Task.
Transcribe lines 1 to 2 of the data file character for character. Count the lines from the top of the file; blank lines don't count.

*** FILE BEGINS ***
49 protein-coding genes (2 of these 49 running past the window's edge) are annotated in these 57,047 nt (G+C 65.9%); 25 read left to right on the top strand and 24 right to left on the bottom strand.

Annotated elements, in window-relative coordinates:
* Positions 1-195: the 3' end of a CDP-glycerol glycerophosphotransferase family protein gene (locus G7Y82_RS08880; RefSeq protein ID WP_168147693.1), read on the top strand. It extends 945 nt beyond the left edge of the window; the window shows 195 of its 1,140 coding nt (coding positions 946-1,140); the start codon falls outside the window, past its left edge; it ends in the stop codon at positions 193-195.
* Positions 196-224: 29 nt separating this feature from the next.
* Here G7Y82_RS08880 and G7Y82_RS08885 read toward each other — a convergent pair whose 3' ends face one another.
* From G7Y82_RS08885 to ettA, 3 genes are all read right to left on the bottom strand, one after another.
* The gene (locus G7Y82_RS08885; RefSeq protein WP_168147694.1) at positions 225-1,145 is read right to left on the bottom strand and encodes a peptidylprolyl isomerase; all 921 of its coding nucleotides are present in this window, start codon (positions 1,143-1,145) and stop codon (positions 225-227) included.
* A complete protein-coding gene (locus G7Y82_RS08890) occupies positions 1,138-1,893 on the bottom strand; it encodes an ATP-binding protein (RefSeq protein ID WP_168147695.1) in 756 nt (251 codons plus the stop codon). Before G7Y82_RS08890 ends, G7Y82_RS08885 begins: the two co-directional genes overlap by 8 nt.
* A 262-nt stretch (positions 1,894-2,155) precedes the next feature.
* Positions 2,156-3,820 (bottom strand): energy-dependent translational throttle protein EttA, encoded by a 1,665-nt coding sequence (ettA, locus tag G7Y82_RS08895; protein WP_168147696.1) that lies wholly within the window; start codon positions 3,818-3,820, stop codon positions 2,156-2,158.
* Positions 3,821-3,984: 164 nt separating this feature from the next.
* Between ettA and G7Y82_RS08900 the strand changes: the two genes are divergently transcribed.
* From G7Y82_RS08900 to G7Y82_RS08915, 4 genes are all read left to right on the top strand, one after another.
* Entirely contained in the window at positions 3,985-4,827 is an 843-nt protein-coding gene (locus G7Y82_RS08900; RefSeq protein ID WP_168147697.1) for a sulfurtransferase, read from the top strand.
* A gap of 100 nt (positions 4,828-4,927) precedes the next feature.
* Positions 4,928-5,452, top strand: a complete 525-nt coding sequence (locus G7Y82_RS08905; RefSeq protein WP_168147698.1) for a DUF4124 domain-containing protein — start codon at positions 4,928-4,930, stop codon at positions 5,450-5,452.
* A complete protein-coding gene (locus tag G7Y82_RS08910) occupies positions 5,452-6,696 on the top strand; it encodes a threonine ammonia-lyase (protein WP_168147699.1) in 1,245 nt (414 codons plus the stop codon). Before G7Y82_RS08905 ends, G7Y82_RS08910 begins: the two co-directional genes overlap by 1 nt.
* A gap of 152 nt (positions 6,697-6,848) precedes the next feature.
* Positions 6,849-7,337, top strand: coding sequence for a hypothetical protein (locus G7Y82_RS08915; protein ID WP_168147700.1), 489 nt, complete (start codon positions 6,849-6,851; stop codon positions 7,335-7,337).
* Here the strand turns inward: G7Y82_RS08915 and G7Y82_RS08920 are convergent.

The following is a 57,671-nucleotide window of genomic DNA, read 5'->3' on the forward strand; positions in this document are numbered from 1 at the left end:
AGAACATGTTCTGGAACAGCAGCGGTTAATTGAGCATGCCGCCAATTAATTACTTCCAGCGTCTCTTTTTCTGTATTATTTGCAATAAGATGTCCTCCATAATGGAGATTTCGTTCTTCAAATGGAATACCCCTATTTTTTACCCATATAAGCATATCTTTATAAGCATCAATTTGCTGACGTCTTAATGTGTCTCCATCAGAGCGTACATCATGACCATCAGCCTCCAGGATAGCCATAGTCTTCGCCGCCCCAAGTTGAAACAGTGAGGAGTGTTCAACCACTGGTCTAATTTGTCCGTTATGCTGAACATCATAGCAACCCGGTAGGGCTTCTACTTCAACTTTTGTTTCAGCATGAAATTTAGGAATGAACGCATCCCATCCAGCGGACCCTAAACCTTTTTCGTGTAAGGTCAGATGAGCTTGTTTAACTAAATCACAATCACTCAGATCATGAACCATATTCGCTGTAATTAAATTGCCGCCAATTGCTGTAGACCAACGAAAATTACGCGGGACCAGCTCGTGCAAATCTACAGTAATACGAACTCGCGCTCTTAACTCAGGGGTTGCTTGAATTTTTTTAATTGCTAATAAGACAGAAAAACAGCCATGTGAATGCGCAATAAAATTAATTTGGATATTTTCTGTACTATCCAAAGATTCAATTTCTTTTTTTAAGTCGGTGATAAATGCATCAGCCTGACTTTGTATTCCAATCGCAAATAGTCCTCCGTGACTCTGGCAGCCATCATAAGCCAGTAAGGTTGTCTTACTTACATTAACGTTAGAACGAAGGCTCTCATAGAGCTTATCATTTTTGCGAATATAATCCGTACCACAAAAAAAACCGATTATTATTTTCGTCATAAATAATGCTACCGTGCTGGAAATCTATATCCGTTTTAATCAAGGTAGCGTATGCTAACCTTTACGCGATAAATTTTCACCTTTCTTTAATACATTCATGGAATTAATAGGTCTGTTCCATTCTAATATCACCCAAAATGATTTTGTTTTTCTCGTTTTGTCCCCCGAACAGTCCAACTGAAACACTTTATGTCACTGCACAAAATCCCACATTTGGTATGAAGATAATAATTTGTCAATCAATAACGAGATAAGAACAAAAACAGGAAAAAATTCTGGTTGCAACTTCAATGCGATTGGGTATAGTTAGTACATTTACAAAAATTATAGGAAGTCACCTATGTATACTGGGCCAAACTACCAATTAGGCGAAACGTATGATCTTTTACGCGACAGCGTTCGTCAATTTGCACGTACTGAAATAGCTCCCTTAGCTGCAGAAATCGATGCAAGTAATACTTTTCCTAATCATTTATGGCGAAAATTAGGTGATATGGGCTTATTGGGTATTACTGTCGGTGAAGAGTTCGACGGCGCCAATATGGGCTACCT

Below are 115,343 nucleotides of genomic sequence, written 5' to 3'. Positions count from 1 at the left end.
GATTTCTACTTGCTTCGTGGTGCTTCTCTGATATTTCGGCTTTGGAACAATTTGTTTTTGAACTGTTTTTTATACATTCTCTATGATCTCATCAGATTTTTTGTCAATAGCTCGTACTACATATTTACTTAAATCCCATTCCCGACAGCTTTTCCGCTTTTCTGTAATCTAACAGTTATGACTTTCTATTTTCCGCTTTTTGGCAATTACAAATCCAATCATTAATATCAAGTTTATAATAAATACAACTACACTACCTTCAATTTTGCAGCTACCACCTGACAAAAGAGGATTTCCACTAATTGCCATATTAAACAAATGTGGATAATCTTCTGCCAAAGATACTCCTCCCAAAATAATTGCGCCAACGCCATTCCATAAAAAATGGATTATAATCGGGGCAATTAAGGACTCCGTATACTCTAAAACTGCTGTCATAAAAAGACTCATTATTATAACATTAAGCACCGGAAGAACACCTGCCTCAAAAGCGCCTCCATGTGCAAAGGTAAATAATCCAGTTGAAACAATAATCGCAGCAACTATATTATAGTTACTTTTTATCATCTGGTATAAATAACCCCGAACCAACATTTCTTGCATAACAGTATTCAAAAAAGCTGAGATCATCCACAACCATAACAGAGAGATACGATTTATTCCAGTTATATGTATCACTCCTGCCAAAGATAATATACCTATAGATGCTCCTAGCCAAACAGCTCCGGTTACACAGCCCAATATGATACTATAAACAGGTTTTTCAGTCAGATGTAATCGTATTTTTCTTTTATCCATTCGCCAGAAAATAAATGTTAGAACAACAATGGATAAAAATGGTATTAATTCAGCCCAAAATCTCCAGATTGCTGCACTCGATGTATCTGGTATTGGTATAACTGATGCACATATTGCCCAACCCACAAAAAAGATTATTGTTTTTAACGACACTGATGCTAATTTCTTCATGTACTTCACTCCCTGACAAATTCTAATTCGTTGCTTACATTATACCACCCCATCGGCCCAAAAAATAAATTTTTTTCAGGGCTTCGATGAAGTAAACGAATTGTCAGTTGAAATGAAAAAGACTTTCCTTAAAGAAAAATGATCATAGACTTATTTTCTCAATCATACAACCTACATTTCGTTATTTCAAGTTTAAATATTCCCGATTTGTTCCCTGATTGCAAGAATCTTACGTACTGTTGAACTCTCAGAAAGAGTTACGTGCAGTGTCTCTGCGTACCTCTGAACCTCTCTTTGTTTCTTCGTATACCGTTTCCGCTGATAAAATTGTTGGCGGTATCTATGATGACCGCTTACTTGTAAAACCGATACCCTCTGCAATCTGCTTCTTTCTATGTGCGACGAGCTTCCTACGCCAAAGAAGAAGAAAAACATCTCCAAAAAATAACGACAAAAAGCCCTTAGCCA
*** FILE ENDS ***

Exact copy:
49 protein-coding genes (2 of these 49 running past the window's edge) are annotated in these 57,047 nt (G+C 65.9%); 25 read left to right on the top strand and 24 right to left on the bottom strand.

Annotated elements, in window-relative coordinates: